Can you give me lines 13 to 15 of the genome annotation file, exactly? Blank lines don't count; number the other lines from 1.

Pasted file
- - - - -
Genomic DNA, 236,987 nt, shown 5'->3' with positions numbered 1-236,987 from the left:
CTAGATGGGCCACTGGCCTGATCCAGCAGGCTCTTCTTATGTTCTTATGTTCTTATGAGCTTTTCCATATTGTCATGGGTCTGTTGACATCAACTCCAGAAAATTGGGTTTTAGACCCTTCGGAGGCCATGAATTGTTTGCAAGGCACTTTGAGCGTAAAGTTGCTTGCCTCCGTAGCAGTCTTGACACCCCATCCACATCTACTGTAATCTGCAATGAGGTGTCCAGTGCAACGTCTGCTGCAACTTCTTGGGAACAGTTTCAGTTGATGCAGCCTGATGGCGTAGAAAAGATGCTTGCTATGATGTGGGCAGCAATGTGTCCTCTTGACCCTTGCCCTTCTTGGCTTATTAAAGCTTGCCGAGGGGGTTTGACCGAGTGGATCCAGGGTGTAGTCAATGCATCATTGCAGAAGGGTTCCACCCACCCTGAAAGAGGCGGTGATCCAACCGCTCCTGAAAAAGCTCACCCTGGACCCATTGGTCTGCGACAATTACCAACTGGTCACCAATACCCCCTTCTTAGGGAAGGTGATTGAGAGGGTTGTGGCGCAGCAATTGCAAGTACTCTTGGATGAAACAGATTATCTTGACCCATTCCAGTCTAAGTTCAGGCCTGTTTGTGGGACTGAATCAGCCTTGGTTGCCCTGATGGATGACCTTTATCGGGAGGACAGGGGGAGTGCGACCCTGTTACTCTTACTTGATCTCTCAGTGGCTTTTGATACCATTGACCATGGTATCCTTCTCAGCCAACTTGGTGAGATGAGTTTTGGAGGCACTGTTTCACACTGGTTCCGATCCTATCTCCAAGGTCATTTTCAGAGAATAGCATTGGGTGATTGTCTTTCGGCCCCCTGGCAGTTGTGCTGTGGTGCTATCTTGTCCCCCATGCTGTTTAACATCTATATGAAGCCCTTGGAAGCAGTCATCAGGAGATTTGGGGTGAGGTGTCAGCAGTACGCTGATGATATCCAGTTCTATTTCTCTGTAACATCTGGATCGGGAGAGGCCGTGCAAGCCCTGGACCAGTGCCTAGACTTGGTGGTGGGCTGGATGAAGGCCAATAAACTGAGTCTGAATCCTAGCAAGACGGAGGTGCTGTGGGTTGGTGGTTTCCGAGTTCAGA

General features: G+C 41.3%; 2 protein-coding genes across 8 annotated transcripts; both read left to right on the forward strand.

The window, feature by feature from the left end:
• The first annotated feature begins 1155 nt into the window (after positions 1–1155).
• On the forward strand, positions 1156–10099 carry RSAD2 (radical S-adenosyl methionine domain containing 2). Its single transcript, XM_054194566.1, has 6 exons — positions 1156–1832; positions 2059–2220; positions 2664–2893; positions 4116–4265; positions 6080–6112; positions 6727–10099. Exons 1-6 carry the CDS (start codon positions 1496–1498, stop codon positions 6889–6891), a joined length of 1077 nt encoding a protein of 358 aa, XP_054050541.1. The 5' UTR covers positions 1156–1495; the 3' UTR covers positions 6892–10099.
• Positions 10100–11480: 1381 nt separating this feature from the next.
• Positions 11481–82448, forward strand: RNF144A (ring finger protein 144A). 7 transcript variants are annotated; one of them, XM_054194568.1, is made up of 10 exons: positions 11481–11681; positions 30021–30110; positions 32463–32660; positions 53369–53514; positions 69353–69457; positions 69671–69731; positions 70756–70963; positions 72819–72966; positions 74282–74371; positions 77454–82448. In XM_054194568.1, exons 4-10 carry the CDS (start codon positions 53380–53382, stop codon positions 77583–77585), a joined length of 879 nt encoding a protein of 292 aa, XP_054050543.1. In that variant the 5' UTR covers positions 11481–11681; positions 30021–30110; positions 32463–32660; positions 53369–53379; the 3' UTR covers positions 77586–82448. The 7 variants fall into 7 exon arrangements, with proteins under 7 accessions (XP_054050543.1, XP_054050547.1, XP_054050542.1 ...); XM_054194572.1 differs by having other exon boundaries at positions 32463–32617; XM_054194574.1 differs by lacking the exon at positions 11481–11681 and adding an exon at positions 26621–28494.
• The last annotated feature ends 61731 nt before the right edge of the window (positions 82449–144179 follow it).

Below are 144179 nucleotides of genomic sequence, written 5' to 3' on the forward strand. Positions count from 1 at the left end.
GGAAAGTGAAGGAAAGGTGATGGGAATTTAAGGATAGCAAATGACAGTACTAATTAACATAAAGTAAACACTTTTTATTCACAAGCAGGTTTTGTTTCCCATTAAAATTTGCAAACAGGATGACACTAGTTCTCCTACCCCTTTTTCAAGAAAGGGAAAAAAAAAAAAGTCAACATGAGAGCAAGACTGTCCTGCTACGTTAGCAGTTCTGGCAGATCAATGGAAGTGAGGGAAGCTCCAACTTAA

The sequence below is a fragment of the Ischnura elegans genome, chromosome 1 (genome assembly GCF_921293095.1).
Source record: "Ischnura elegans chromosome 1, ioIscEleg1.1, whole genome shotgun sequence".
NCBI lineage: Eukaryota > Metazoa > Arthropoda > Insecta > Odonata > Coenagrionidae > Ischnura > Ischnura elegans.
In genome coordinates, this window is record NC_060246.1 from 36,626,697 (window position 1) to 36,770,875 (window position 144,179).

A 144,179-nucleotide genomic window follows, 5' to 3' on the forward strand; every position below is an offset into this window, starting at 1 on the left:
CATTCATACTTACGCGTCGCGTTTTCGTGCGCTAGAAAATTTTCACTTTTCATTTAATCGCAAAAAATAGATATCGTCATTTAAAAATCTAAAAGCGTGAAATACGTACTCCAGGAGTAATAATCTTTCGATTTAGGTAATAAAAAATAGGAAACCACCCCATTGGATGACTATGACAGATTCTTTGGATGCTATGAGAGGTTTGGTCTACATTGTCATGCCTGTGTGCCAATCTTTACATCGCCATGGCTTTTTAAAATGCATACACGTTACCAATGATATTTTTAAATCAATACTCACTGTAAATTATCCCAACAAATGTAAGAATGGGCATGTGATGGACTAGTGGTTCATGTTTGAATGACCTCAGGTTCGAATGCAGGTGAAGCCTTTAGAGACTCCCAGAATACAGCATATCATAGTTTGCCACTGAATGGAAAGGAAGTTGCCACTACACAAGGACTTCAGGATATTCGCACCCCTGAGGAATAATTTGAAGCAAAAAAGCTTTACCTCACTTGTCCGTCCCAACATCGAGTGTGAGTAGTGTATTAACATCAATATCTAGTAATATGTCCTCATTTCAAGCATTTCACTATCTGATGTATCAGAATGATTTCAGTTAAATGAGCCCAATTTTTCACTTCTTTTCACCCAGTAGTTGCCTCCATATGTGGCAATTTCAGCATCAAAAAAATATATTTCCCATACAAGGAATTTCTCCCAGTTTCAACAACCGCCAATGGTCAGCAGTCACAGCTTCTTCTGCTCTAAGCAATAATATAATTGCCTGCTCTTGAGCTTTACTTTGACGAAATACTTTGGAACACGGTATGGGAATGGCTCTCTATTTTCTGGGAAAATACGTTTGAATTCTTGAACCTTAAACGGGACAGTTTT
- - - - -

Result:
Source record: "Ischnura elegans chromosome 1, ioIscEleg1.1, whole genome shotgun sequence".
NCBI lineage: Eukaryota > Metazoa > Arthropoda > Insecta > Odonata > Coenagrionidae > Ischnura > Ischnura elegans.
In genome coordinates, this window is record NC_060246.1 from 36,626,697 (window position 1) to 36,770,875 (window position 144,179).